Those allegorical impulses are offset by an almost fetishistic attention to procedural details that, at times, threatens to turn “Welcome” into an X-rated episode of “Dragnet” or “Law & Order.” Scene by scene, Ferrara depicts Devereaux’s airport arrest, police interrogation and incarceration, even using some of the real law-enforcement officials from the DSK case to reprise their roles onscreen. For the later scenes in which Devereaux is remanded to house arrest, Ferrara shot in the actual Franklin Street townhouse where DSK served out his time in the company of his then-wife, the French-American journalist and socialite Anne Sinclair (here called Simone and played by Jacqueline Bisset). And at the center of it all is Depardieu, who gives the sort of performance that calls to mind Jean-Luc Godard’s famous observation that every fiction film is also a documentary of its actors.
Ferrara is no stranger to drawing great, uninhibited, end-of-tether performances from his actors, especially Christopher Walken (in “King of New York”) and Harvey Keitel (in “Bad Lieutenant” and “Dangerous Game”), and he does much the same with the embattled French star, who’s been more notable in recent years for his own headline-grabbing airplane antics and bid for Russian citizenship than for anything he’s done onscreen. But Depardieu is remarkable here on several fronts: He seems more present, more committed to the role than any of the several dozen he has played since Claude Chabrol’s “Bellamy” in 2009, and he charges brazenly into whatever breach Ferrara demands of him — especially in several scenes that require the once-strapping, feral actor to expose his now-bloated, porcine body for the camera’s unforgiving scrutiny. When Devereaux is forced to strip nude by prison officers and must agonizingly contort his body to complete the task, it’s the actor and not the character who conjures our sympathies. Elsewhere, though, it is Depardieu the canny, empathic performer who finds a tragic dimension in the heretofore monstrous Devereaux — a man of large, insatiable appetites he is at a loss to control.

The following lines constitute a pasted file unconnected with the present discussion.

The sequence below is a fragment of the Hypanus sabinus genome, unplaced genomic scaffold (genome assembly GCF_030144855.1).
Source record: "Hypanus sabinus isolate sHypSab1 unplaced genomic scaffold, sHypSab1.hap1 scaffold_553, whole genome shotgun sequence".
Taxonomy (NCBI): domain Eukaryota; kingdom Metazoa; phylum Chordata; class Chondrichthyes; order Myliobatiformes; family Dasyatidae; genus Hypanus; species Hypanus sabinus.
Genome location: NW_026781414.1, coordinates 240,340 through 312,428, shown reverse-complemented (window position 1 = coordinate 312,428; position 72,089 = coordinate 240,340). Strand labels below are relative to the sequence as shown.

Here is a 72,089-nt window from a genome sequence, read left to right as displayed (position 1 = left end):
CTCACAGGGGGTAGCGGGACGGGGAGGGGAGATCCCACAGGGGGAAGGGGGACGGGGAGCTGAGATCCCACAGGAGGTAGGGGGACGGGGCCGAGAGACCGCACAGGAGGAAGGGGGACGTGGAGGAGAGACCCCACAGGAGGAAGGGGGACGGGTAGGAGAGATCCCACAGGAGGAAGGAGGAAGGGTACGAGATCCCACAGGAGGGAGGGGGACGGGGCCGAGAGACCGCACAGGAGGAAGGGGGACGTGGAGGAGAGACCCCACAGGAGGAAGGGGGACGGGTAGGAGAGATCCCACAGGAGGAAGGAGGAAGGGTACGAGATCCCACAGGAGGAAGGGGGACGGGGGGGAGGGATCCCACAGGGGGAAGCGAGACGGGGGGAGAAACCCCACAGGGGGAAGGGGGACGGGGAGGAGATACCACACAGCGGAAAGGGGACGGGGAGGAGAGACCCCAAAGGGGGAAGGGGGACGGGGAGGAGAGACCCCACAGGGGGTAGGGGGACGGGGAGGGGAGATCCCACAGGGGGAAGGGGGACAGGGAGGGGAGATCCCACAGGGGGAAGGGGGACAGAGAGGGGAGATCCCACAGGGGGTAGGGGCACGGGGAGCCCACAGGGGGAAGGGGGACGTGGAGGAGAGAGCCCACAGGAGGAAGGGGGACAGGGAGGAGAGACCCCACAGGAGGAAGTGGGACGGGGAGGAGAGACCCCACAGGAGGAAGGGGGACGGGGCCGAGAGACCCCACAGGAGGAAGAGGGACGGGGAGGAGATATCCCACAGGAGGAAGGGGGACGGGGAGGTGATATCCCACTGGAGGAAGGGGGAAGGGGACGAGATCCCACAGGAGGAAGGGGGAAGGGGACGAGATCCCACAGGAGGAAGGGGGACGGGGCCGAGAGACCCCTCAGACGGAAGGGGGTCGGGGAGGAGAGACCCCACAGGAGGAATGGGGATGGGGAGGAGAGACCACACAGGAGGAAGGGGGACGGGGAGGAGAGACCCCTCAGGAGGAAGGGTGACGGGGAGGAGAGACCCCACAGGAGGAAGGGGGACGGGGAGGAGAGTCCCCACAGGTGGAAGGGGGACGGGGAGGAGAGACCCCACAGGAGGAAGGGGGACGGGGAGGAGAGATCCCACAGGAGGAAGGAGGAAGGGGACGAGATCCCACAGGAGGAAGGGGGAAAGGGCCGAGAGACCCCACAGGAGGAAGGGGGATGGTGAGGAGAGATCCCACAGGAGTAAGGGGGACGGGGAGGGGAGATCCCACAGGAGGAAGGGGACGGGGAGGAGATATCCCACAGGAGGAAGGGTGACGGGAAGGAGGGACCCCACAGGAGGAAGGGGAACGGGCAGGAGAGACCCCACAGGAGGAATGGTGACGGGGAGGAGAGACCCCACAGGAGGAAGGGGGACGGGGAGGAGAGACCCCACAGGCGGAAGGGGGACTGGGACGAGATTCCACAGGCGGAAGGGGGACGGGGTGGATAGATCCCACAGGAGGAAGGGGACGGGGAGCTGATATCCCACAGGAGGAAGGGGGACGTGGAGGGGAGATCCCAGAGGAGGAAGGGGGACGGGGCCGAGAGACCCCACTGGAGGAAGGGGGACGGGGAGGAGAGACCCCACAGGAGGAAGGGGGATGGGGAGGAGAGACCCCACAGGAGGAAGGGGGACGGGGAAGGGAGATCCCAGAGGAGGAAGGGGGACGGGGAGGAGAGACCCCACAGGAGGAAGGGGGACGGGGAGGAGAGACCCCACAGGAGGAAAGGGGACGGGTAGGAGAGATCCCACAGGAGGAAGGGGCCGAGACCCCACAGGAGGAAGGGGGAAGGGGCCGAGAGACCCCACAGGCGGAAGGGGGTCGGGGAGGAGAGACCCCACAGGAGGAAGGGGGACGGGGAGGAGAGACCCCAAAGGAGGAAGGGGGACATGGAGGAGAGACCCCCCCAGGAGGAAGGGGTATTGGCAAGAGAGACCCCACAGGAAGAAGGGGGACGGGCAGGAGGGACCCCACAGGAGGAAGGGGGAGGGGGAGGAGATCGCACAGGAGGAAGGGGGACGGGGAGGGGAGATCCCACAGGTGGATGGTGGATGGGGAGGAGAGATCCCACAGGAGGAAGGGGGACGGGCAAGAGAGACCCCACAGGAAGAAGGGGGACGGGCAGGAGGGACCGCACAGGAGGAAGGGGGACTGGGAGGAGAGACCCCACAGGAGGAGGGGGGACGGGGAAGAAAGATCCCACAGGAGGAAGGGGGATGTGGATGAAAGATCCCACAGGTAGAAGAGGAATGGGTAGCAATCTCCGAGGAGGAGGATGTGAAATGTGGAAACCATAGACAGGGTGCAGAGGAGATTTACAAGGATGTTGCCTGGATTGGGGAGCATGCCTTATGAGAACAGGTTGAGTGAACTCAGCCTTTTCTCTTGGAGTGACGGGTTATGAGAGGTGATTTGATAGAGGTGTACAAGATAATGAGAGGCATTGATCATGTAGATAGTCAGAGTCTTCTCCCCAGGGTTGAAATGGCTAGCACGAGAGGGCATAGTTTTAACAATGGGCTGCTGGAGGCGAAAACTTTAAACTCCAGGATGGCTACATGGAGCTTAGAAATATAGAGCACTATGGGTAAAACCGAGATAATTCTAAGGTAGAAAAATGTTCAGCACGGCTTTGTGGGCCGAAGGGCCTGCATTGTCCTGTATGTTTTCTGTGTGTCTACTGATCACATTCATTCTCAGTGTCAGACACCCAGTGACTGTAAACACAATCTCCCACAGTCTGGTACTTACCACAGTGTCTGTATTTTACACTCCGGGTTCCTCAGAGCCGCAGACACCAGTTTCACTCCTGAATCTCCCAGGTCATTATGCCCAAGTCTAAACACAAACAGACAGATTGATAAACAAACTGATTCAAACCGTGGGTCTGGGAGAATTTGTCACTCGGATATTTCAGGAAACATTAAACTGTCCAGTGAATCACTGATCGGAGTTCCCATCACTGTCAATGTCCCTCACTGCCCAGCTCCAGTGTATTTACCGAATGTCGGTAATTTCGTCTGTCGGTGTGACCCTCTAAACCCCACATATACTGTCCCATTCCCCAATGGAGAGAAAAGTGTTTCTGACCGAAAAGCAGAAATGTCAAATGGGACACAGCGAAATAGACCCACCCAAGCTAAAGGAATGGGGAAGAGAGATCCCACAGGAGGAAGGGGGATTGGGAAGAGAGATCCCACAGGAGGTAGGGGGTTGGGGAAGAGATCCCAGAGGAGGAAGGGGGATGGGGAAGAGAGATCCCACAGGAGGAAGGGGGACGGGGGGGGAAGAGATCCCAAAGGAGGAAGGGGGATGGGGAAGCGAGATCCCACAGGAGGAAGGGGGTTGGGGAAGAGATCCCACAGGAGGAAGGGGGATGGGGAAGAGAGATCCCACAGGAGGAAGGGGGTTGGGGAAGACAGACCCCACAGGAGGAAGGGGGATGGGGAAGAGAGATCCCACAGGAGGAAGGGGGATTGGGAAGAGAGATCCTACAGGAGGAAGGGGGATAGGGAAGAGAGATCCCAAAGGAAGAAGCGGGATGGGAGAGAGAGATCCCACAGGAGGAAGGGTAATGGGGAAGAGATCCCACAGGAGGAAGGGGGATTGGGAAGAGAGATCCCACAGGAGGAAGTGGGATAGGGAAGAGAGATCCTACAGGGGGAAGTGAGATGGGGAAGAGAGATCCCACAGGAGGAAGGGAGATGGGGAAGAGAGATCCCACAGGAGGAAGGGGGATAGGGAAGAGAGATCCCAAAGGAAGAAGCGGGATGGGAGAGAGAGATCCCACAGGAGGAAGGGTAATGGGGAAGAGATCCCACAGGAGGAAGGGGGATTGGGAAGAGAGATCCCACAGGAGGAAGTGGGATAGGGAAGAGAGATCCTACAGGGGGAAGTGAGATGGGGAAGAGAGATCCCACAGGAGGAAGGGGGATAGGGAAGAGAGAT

Bisset, who replaced Isabelle Adjani during pre-production, more than holds her own against Depardieu, in scenes that have some of the raw-nerve quality of the marital scenes in John Cassavetes movies. Entering the film midway through, Bisset plays Simone/Sinclair with the inner sadness of a woman whose marriage is based on some combination of genuine affection and social strategizing, who has too long stood by idly while her s.o. has sabotaged her plans (for both him and herself), and who can no longer recognize what she ever loved or cared for in this great, sagging hulk of a man. In his last film, the apocalyptic drama “4:44 Last Day on Earth,” Ferrara gave us a couple who grew closer as the world outside crumbled around them; here he inverts the formula, giving us a couple whose private world falls apart while life outside marches on undeterred.
Bisset and Depardieu are so good together, in fact, that it comes as a mild disappointment whenever Ferrara cuts away to flashbacks designed to illustrate Devereaux’s long history of sexual compulsion (including the character’s near-rape of a Tristane Banon-like journalist, played by Ferrara muse Shanyn Leigh). We don’t need to see such indiscretions acted out, because their imprint is visible in every lined crevice of Bisset’s weary face, and every leering glance Depardieu casts toward the couple’s new housemaid. Then again, Ferrara has never been the tidiest of filmmakers, and for all its overindulgences (which push the running time past the two-hour mark), “Welcome” sustains a crude, pungent fascination that can’t easily be shaken.
As in “4:44,” Ferrara and longtime d.p. Ken Kelsch seem invigorated to be shooting once again in New York after a lengthy European hiatus, affecting the gritty verisimilitude (especially in the prison scenes) that has always been part and parcel of Ferrara’s best work. Newcomer Pamela Afesi makes a strong impression in her brief appearance as the violated maid, as does French TV actress Marie Moute in a couple of scenes as Devereaux’s sympathetic daughter.